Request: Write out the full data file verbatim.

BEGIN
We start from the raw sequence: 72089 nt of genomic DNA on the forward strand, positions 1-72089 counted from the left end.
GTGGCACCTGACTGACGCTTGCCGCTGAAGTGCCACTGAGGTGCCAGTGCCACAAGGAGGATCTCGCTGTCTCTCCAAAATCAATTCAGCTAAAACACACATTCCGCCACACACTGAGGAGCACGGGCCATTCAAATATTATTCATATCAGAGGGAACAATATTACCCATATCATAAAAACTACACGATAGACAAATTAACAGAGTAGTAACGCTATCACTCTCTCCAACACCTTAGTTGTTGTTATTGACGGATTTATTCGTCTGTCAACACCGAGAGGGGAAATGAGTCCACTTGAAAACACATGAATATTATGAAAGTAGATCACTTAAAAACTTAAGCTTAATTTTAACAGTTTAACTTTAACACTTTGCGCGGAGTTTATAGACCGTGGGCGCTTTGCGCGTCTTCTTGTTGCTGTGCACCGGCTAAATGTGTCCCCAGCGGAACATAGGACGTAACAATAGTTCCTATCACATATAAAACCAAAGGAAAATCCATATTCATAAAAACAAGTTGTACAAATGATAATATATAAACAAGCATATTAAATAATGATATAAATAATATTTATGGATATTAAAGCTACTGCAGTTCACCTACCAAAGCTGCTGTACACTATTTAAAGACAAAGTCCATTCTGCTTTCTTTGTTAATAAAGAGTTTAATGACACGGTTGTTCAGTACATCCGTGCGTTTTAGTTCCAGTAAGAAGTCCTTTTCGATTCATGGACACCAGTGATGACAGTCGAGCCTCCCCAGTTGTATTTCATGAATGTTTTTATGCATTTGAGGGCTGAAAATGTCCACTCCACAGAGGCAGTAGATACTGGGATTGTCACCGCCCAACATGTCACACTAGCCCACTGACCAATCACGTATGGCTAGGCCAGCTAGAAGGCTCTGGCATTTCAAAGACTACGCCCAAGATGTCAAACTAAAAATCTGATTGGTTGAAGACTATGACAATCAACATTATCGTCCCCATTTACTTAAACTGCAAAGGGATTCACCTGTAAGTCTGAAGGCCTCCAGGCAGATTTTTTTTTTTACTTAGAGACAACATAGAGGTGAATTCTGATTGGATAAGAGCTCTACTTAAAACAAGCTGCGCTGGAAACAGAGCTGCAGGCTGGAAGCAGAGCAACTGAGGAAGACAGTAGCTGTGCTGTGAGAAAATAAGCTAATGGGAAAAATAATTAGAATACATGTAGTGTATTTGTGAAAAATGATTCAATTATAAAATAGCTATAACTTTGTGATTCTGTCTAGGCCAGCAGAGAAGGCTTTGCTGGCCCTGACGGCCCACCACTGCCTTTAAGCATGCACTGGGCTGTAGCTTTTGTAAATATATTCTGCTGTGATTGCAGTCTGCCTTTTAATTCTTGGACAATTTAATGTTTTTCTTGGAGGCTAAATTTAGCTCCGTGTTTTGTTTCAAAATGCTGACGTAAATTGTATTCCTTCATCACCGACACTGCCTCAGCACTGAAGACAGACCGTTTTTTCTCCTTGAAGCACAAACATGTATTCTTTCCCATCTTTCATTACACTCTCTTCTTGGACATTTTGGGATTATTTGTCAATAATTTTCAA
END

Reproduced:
We start from the raw sequence: 72089 nt of genomic DNA on the forward strand, positions 1-72089 counted from the left end.
GTGGCACCTGACTGACGCTTGCCGCTGAAGTGCCACTGAGGTGCCAGTGCCACAAGGAGGATCTCGCTGTCTCTCCAAAATCAATTCAGCTAAAACACACATTCCGCCACACACTGAGGAGCACGGGCCATTCAAATATTATTCATATCAGAGGGAACAATATTACCCATATCATAAAAACTACACGATAGACAAATTAACAGAGTAGTAACGCTATCACTCTCTCCAACACCTTAGTTGTTGTTATTGACGGATTTATTCGTCTGTCAACACCGAGAGGGGAAATGAGTCCACTTGAAAACACATGAATATTATGAAAGTAGATCACTTAAAAACTTAAGCTTAATTTTAACAGTTTAACTTTAACACTTTGCGCGGAGTTTATAGACCGTGGGCGCTTTGCGCGTCTTCTTGTTGCTGTGCACCGGCTAAATGTGTCCCCAGCGGAACATAGGACGTAACAATAGTTCCTATCACATATAAAACCAAAGGAAAATCCATATTCATAAAAACAAGTTGTACAAATGATAATATATAAACAAGCATATTAAATAATGATATAAATAATATTTATGGATATTAAAGCTACTGCAGTTCACCTACCAAAGCTGCTGTACACTATTTAAAGACAAAGTCCATTCTGCTTTCTTTGTTAATAAAGAGTTTAATGACACGGTTGTTCAGTACATCCGTGCGTTTTAGTTCCAGTAAGAAGTCCTTTTCGATTCATGGACACCAGTGATGACAGTCGAGCCTCCCCAGTTGTATTTCATGAATGTTTTTATGCATTTGAGGGCTGAAAATGTCCACTCCACAGAGGCAGTAGATACTGGGATTGTCACCGCCCAACATGTCACACTAGCCCACTGACCAATCACGTATGGCTAGGCCAGCTAGAAGGCTCTGGCATTTCAAAGACTACGCCCAAGATGTCAAACTAAAAATCTGATTGGTTGAAGACTATGACAATCAACATTATCGTCCCCATTTACTTAAACTGCAAAGGGATTCACCTGTAAGTCTGAAGGCCTCCAGGCAGATTTTTTTTTTTACTTAGAGACAACATAGAGGTGAATTCTGATTGGATAAGAGCTCTACTTAAAACAAGCTGCGCTGGAAACAGAGCTGCAGGCTGGAAGCAGAGCAACTGAGGAAGACAGTAGCTGTGCTGTGAGAAAATAAGCTAATGGGAAAAATAATTAGAATACATGTAGTGTATTTGTGAAAAATGATTCAATTATAAAATAGCTATAACTTTGTGATTCTGTCTAGGCCAGCAGAGAAGGCTTTGCTGGCCCTGACGGCCCACCACTGCCTTTAAGCATGCACTGGGCTGTAGCTTTTGTAAATATATTCTGCTGTGATTGCAGTCTGCCTTTTAATTCTTGGACAATTTAATGTTTTTCTTGGAGGCTAAATTTAGCTCCGTGTTTTGTTTCAAAATGCTGACGTAAATTGTATTCCTTCATCACCGACACTGCCTCAGCACTGAAGACAGACCGTTTTTTCTCCTTGAAGCACAAACATGTATTCTTTCCCATCTTTCATTACACTCTCTTCTTGGACATTTTGGGATTATTTGTCAATAATTTTCAA